Voluntary and involuntary social distancing

Dear President Trump,

I’m hanging out upstairs semi out of earshot of Laura as she conducts her review session via Zoom with her class ahead of their online final tomorrow. I don’t know how many of her 83 students have joined, but when I was still downstairs I heard quite a few of them exclaiming over how good it was to see her and thanking her for keeping them all connected. She has had these students for two quarters and so not getting to meet with them in person this last week was quite a let down. She’s also been holding virtual office hours and every time students sign on, the first few minutes of their time is spent talking about what is most pressing for them, what is scaring or confusing them – they need her to hear what’s on their hearts before they can focus on the statistics.

This morning (and last Sunday) we had choir practice via Zoom (it is coming in very handy!). As luck would not have it, we are working on a song in Spanish and most of us do not speak Spanish so it’s extra nutty hard trying to learn it virtually. Some of the stronger singers (I am not among them) seem to be doing ok and are picking it up pretty well, but I’m not holding my breath that we’re going to be able to pull something together to share (virtually) in service in a couple of weeks.

But you know what, it really doesn’t matter whether we end up with a solid product, or actually any product at all; it’s far more important that we are sticking with our routines and staying connected. Here too, the first several minutes are given over to check-ins. We got to hear from how those whose work places are shutdown are sorting out how they are going to make ends meet. We also got to hear how others’ work is picking up because their services are suddenly more in demand than usual. They were all invaluable little peeks in to what is going on for people and I’m so grateful to be a part of this.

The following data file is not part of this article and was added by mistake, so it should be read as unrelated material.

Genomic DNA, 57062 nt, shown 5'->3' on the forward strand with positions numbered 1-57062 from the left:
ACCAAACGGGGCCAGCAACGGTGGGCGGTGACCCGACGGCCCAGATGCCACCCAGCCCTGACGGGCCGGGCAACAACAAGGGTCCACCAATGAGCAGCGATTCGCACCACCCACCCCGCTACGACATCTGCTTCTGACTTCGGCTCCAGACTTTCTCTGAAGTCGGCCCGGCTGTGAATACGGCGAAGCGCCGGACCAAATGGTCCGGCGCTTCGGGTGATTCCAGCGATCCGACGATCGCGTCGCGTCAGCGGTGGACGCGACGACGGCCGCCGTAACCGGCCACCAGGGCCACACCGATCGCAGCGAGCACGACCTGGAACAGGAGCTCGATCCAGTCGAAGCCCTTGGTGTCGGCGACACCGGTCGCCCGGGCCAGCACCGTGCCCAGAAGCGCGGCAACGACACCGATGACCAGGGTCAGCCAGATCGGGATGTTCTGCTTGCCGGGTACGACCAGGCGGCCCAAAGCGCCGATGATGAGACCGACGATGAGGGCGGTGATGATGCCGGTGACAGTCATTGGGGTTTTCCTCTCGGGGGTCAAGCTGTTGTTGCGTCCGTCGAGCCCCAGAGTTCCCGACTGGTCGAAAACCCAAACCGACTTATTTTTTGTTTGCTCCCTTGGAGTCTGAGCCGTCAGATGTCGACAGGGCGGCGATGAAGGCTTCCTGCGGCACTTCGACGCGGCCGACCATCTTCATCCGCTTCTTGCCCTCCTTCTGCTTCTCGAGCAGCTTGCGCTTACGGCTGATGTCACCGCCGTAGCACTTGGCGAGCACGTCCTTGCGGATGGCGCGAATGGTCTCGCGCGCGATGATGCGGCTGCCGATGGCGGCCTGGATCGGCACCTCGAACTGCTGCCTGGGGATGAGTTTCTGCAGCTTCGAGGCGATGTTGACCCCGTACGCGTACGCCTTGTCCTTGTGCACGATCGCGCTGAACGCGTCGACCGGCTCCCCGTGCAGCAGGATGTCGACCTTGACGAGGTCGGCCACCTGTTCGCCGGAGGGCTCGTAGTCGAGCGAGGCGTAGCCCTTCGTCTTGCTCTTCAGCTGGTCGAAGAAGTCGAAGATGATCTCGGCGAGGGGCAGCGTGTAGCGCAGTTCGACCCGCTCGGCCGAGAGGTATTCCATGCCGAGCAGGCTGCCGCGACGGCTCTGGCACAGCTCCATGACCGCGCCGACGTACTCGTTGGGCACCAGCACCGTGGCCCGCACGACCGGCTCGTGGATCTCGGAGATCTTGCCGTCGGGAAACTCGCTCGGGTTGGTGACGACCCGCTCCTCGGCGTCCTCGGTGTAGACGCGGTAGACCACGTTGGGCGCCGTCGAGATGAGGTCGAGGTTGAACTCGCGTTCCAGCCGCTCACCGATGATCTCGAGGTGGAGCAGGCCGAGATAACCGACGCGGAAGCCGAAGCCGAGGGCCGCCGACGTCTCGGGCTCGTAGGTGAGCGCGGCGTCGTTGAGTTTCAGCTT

I know you won’t do it, but if you ever want to hear a wonderful sermon on social isolation and social connection, our pastor’s sermon this morning was incredible (here’s the link: https://plymouthchurchseattle.org/upload/file_20200315132313/20200315_sweet_relief.mp3). She preached on today’s lectionary, which was John 4:5-42 about the Samaritan woman at the well who Jesus engages in a way that makes clear he sees, respects, and values her. Our pastor used the text to point out that many, many people in our midst experience isolation and social distancing involuntarily as a matter of course, completely independent of the covid-19 situation. She was warm and validating about the struggles those of us who don’t generally experience such things involuntarily are now facing as we try to adapt to our current situations. She went much further though, and pushed hard on the idea that we are really the fortunate ones and that perhaps we can use what we are learning about how very challenging it is to be apart from most of our people to hone our empathy and build our motivation to bring people who are on the margins into the communal fold.

I know I’m being extra churchy today, but before I sign off, I want to share that I discovered that the Compline Choir at our local St. Marks Cathedral is sharing their Sunday night services via podcasts. This afternoon I listened to last week’s service and for the first time ever (that I know of) they wove prayers for a particular person who is ill, presumably with covid-19, into one of the songs. They also made oblique references to what is happening in our community in their spoken prayers. Here’s that link in case you need some soothing: https://complinepodcast.org/?p=1797.

May we all stay safe and connected.
May we be willing to empathize with those who know social distancing all too well.
May we learn lessons from this that we can use to strengthen our bonds.
May we make peace with the things we can’t change and have the courage to change the things we can.

Tracy Simpson

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